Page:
Standard & Poor (S&P)'s Ratings Services has revised its outlook on the Kingdom of Morocco to stable from negative, reflecting expectations that the government debt burden will stabilize. At the same time, S&P affirmed its BBB/A-3 local currency and BB/B foreign currency sovereign credit ratings on the Kingdom.
"The expected stabilization of the general government debt reflects improved control over public expenditures and tax collection," said S&P's credit analyst Luc Marchand. "The general government debt burden decreased to 78 percent of GDP in 2002, from 84.6 percent in 2001, and is projected to remain stable at this level over the next few years."
Central government expenditures decreased to 26.2 percent of GDP in 2002 and are expected to fall further to 25.5 percent in 2003, compared with 31.1 percent in 2001. This was primarily due to lower wage increases, lower subsidies, and lower capital expenditures. In light of these measures and higher economic growth, the central government deficit is expected to remain at about five percent of gross domestic product (GDP) in 2003.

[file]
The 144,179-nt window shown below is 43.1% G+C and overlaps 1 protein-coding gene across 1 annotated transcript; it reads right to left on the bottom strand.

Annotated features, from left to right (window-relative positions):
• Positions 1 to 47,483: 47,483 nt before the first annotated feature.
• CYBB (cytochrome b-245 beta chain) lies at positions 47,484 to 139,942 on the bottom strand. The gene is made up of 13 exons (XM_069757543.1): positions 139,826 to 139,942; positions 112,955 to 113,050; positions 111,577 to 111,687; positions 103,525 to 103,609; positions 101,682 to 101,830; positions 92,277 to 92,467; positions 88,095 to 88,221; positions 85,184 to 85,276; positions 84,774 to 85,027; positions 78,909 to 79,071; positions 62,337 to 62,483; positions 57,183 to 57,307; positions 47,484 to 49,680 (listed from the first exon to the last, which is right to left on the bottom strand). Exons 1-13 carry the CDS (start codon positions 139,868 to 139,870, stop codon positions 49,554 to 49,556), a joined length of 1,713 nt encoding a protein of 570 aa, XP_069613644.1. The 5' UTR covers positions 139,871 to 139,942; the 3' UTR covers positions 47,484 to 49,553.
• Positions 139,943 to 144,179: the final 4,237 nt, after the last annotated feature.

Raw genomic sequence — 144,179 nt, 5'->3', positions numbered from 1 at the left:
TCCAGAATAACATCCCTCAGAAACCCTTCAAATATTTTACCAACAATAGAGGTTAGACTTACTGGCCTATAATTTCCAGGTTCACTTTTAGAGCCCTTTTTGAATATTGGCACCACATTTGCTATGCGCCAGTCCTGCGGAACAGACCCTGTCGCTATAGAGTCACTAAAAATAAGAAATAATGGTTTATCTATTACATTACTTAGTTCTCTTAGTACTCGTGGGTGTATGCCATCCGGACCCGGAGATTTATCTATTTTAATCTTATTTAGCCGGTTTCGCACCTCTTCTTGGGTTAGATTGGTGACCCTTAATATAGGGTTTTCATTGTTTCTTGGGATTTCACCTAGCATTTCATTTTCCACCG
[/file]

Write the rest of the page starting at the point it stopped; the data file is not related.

The ratings on Morocco are supported by the relatively stable political environment, which is undergoing liberalization, prudent monetary policy, and a strong external official reserve position.
The government's policy of borrowing mainly in the domestic market while maintaining a strict monetary policy and encouraging continued high private transfers from nonresident Moroccans will limit the impact of fiscal deficits on the external sector.
Looking forward, despite the progress made, the country still faces the challenges of high unemployment, relatively poor social indicators, and a large public sector, which will continue to exert upward pressure on public expenditures and constrain private sector growth. Any significant departure from the government's strategy of curbing public expenditures, improving tax collection, accelerating privatization, and limiting the overall debt burden would result in downward rating pressure. — (menareport.com)
© 2003 Mena Report (www.menareport.com )